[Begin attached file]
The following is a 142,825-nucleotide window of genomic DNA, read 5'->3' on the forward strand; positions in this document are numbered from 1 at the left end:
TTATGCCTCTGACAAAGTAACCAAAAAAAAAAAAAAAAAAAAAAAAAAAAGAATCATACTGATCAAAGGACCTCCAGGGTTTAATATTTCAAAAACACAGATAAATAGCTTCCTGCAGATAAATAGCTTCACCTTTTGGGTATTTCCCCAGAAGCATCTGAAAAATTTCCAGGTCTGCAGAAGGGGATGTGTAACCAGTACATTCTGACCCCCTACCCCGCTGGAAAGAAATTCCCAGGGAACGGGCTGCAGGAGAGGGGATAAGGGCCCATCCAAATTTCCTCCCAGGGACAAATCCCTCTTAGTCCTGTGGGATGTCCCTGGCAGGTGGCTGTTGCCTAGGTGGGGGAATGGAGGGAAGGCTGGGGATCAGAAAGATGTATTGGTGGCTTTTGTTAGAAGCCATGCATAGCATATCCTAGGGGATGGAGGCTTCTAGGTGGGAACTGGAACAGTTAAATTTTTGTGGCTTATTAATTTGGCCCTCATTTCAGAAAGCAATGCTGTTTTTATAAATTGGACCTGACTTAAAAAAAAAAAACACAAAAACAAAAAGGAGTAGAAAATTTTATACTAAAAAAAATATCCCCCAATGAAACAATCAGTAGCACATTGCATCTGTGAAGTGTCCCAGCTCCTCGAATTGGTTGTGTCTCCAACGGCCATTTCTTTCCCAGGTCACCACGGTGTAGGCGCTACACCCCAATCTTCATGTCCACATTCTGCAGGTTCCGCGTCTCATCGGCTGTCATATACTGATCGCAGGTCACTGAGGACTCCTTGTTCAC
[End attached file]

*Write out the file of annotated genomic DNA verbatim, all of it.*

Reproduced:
The following is a 142,825-nucleotide window of genomic DNA, read 5'->3' on the forward strand; positions in this document are numbered from 1 at the left end:
TTATGCCTCTGACAAAGTAACCAAAAAAAAAAAAAAAAAAAAAAAAAAAAGAATCATACTGATCAAAGGACCTCCAGGGTTTAATATTTCAAAAACACAGATAAATAGCTTCCTGCAGATAAATAGCTTCACCTTTTGGGTATTTCCCCAGAAGCATCTGAAAAATTTCCAGGTCTGCAGAAGGGGATGTGTAACCAGTACATTCTGACCCCCTACCCCGCTGGAAAGAAATTCCCAGGGAACGGGCTGCAGGAGAGGGGATAAGGGCCCATCCAAATTTCCTCCCAGGGACAAATCCCTCTTAGTCCTGTGGGATGTCCCTGGCAGGTGGCTGTTGCCTAGGTGGGGGAATGGAGGGAAGGCTGGGGATCAGAAAGATGTATTGGTGGCTTTTGTTAGAAGCCATGCATAGCATATCCTAGGGGATGGAGGCTTCTAGGTGGGAACTGGAACAGTTAAATTTTTGTGGCTTATTAATTTGGCCCTCATTTCAGAAAGCAATGCTGTTTTTATAAATTGGACCTGACTTAAAAAAAAAAAACACAAAAACAAAAAGGAGTAGAAAATTTTATACTAAAAAAAATATCCCCCAATGAAACAATCAGTAGCACATTGCATCTGTGAAGTGTCCCAGCTCCTCGAATTGGTTGTGTCTCCAACGGCCATTTCTTTCCCAGGTCACCACGGTGTAGGCGCTACACCCCAATCTTCATGTCCACATTCTGCAGGTTCCGCGTCTCATCGGCTGTCATATACTGATCGCAGGTCACTGAGGACTCCTTGTTCAC